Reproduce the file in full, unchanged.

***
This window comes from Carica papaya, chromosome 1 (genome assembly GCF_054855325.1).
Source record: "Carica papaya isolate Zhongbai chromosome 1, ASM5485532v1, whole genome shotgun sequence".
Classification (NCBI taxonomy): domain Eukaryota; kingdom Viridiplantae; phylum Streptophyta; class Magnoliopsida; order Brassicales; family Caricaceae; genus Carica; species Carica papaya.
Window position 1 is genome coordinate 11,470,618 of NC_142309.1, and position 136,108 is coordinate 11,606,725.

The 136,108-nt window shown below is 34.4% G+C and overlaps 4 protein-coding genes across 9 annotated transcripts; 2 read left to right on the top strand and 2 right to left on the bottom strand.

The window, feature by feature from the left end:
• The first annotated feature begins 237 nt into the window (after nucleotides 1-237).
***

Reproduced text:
This window comes from Carica papaya, chromosome 1 (genome assembly GCF_054855325.1).
Source record: "Carica papaya isolate Zhongbai chromosome 1, ASM5485532v1, whole genome shotgun sequence".
Classification (NCBI taxonomy): domain Eukaryota; kingdom Viridiplantae; phylum Streptophyta; class Magnoliopsida; order Brassicales; family Caricaceae; genus Carica; species Carica papaya.
Window position 1 is genome coordinate 11,470,618 of NC_142309.1, and position 136,108 is coordinate 11,606,725.

The 136,108-nt window shown below is 34.4% G+C and overlaps 4 protein-coding genes across 9 annotated transcripts; 2 read left to right on the top strand and 2 right to left on the bottom strand.

The window, feature by feature from the left end:
• The first annotated feature begins 237 nt into the window (after nucleotides 1-237).